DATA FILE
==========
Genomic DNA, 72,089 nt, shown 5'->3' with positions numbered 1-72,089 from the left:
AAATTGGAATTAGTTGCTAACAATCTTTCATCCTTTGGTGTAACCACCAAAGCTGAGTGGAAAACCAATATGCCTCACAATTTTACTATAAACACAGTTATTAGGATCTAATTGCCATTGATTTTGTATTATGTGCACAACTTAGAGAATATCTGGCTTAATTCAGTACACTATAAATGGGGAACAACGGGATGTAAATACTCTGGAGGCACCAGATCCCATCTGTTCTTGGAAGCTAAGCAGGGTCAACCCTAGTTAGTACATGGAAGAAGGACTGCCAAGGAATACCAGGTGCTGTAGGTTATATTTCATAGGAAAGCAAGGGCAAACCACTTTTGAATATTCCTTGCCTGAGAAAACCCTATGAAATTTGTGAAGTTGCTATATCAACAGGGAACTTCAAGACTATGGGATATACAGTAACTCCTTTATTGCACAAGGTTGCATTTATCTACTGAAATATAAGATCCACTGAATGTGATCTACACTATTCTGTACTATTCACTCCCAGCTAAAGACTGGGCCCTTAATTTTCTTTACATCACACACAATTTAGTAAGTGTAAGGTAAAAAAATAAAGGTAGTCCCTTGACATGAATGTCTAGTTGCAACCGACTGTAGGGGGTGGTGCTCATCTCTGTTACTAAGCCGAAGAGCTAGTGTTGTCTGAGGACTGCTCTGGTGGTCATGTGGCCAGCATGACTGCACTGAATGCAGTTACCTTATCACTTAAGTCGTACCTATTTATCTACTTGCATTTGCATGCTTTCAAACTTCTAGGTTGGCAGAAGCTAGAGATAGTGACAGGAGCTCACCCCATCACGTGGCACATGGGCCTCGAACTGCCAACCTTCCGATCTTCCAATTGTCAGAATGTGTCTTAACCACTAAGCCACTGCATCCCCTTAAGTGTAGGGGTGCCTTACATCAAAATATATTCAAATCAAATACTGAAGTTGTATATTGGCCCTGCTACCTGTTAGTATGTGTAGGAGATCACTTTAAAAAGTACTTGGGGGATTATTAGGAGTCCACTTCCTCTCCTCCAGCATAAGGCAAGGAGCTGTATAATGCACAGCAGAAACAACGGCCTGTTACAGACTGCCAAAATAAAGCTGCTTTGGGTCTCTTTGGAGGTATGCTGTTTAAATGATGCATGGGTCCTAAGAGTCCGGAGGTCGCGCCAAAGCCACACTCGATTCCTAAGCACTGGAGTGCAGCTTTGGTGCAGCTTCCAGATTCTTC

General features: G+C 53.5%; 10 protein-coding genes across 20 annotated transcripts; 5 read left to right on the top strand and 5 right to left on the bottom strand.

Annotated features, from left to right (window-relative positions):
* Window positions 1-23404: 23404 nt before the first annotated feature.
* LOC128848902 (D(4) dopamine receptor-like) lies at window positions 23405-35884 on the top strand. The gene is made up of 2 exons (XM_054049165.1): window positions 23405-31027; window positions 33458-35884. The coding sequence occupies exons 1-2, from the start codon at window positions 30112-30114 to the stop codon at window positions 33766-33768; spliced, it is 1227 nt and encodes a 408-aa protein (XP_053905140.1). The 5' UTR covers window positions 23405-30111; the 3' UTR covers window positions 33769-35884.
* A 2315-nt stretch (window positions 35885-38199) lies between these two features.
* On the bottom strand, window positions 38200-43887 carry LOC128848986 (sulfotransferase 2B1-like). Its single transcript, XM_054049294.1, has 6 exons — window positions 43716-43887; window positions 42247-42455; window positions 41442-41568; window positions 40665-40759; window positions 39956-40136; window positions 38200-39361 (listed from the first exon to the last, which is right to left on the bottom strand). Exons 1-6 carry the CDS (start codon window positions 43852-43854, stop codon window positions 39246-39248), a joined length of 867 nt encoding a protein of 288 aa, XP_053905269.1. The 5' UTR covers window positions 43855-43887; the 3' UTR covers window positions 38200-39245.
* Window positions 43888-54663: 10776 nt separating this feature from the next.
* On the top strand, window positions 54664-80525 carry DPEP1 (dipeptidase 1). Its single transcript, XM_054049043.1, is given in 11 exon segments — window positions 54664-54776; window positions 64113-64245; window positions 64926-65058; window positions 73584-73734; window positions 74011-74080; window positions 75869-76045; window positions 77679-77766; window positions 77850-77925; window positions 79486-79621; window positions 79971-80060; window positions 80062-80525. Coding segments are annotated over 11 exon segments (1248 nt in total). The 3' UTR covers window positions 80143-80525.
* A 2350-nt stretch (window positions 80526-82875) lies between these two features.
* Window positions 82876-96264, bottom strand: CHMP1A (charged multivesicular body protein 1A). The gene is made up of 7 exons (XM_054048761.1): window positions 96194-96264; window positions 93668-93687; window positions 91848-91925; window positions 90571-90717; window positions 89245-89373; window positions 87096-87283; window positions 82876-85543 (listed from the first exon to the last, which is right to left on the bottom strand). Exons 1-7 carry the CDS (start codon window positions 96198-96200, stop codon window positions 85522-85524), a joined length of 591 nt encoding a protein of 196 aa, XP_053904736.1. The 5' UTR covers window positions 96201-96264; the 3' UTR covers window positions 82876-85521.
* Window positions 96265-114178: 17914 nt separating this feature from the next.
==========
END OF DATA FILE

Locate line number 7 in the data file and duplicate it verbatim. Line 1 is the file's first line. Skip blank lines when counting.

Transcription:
* A 2315-nt stretch (window positions 35885-38199) lies between these two features.